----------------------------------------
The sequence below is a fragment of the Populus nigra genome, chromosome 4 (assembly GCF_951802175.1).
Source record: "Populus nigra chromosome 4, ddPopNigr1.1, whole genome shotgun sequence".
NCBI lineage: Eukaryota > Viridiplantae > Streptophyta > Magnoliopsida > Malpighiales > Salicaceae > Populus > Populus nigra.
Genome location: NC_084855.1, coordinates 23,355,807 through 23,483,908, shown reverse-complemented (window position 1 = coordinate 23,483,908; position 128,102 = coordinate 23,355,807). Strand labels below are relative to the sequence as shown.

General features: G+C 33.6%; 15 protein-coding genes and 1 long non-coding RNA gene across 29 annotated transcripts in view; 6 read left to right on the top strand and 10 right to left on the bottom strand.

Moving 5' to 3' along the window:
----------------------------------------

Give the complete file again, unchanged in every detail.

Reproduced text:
The sequence below is a fragment of the Populus nigra genome, chromosome 4 (assembly GCF_951802175.1).
Source record: "Populus nigra chromosome 4, ddPopNigr1.1, whole genome shotgun sequence".
NCBI lineage: Eukaryota > Viridiplantae > Streptophyta > Magnoliopsida > Malpighiales > Salicaceae > Populus > Populus nigra.
Genome location: NC_084855.1, coordinates 23,355,807 through 23,483,908, shown reverse-complemented (window position 1 = coordinate 23,483,908; position 128,102 = coordinate 23,355,807). Strand labels below are relative to the sequence as shown.

General features: G+C 33.6%; 15 protein-coding genes and 1 long non-coding RNA gene across 29 annotated transcripts in view; 6 read left to right on the top strand and 10 right to left on the bottom strand.

Moving 5' to 3' along the window: